The Balanced Budget Act of 1997 created a new children’s health insurance program under Title 21 of the Social Security Act called SCHIP, or State Children’s Health Insurance Program. The purpose of this program was to provide insurance to children who were uninsured. States were allowed to create new programs or expand existing Medicaid programs. Included in this was a mandate for the development of managed care organizations for members, including children with special health care needs (CSHCN). Florida opted to create KidCare in 1998 as a result of this legislation, with one component being the CMS Network (CMS subsequently developed the Integrated Care System model which, as developed by The University of Florida, later became known as Ped-I-Care).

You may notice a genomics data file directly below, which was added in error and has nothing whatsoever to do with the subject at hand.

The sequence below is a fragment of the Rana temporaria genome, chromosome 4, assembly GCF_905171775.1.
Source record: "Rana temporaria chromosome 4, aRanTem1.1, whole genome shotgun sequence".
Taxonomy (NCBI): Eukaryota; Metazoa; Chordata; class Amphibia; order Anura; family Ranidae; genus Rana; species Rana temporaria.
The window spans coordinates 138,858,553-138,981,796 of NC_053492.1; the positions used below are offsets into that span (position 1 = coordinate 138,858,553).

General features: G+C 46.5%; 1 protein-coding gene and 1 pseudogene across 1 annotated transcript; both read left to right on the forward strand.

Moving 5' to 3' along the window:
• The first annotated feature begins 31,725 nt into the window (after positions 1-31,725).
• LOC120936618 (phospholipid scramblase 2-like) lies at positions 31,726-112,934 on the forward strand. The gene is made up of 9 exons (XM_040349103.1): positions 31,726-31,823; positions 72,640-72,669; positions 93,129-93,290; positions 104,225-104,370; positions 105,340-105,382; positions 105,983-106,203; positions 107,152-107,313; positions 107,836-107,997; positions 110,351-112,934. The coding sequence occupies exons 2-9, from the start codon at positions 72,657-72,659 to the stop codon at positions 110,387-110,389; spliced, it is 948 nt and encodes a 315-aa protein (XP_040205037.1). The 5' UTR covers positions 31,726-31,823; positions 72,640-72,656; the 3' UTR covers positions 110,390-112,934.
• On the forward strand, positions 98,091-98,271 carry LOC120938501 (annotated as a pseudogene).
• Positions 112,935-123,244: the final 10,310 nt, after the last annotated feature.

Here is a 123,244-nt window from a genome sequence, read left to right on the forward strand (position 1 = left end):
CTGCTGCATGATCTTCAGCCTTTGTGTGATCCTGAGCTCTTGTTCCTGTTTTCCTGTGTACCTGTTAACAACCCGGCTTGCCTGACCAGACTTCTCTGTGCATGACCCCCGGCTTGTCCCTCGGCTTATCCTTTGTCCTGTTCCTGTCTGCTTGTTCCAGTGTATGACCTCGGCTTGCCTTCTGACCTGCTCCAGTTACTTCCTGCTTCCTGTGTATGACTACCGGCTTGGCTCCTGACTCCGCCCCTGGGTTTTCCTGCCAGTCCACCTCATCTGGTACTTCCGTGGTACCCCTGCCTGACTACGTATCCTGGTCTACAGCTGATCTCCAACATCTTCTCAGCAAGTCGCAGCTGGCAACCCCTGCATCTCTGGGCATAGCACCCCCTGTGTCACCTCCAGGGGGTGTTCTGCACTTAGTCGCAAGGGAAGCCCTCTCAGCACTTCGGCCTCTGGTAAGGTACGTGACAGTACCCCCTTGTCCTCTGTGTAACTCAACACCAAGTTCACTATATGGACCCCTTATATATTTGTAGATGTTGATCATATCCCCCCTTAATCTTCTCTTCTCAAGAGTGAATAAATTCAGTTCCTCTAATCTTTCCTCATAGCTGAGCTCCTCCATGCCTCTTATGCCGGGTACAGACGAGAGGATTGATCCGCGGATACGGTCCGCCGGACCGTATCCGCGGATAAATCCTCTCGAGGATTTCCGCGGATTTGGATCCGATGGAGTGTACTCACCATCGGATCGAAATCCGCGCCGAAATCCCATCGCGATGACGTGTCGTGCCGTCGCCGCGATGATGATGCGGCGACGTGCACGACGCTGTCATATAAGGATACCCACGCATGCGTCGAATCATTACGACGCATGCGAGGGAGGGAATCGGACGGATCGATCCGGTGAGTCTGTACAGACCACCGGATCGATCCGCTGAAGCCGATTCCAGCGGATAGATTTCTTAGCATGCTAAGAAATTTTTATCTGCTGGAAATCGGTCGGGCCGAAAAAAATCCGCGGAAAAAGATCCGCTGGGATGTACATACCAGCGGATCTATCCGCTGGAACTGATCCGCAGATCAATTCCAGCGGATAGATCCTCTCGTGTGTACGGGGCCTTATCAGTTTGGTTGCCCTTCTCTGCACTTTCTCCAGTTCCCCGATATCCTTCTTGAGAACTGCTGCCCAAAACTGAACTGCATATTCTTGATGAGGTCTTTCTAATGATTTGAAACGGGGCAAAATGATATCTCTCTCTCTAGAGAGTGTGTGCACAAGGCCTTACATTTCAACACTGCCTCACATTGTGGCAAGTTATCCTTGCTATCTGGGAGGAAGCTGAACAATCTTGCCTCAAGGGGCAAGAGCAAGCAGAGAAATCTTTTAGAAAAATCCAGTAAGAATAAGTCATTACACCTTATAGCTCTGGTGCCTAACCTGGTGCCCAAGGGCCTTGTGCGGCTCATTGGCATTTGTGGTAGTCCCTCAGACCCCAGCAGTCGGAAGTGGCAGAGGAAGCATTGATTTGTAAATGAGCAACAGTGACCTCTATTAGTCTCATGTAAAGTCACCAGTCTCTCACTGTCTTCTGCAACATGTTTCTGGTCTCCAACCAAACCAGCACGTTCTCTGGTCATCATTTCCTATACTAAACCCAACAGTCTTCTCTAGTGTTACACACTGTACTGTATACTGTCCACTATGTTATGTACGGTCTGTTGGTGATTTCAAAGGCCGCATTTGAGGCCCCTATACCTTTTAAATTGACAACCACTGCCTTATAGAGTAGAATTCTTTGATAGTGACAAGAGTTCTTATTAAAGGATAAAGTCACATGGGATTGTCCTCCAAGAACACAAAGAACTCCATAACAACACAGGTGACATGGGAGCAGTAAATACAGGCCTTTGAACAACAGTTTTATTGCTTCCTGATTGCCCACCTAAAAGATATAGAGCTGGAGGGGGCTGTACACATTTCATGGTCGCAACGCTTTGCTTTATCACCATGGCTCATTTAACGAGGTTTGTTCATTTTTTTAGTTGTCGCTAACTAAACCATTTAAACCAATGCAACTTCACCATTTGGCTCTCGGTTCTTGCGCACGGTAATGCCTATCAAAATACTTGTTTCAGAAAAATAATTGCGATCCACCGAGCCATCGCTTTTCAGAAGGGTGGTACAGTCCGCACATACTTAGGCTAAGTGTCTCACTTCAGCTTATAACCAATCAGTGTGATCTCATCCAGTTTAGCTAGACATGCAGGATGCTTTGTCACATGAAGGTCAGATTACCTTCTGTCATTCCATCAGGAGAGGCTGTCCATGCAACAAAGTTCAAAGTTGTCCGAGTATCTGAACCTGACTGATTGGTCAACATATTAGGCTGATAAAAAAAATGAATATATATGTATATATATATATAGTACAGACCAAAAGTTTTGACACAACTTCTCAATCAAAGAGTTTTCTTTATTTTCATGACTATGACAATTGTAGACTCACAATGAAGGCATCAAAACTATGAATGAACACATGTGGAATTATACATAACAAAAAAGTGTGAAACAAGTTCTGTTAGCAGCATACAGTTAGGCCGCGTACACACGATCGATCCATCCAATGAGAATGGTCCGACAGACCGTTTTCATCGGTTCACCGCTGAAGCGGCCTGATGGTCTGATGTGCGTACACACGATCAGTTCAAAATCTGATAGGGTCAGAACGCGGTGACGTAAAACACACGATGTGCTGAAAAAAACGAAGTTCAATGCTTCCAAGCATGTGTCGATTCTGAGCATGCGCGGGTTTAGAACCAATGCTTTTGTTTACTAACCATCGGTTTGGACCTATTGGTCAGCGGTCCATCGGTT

In Florida, no one would assume risk for this group and the state of Florida was in danger of losing the 70% federal match offered by the government. It was UF’s Department of Pediatrics that stepped up to the plate and assumed not only the leadership but responsibility in caring for children with special needs. They orchestrated the organization and implementation of an integrated care system known as both “The ICS” and as “Ped-I-Care.” Ped-I-Care went live in November 2003 in the 16-county area formerly known as CMS Districts 3 and 13. All children covered under CMS Title 21 were automatically enrolled into Ped-I-Care (ICS) on this date. In July 2006 the program expanded into seven additional counties, for a 23-county total coverage area in the state of Florida. In May 2007 Ped-I-Care further expanded to become a Provider Service Network under Medicaid Reform (Title 19) in Duval County. In 2013, the program was awarded an $18 million expansion contract to administer Title 21 benefits to members in 51 of Florida’s 67 counties. The program was later awarded a Medicaid expansion project and now administers benefits to children enrolled in Managed Medical Assistance (Medicaid) in those same 51 counties. Without the creation of Ped-I-Care by UF’s Department of Pediatrics, the state of Florida would have lost millions of dollars in matching funds from the federal government and the full burden of care for CSHCN enrolled in Titles 19 and 21 would have fallen on the state.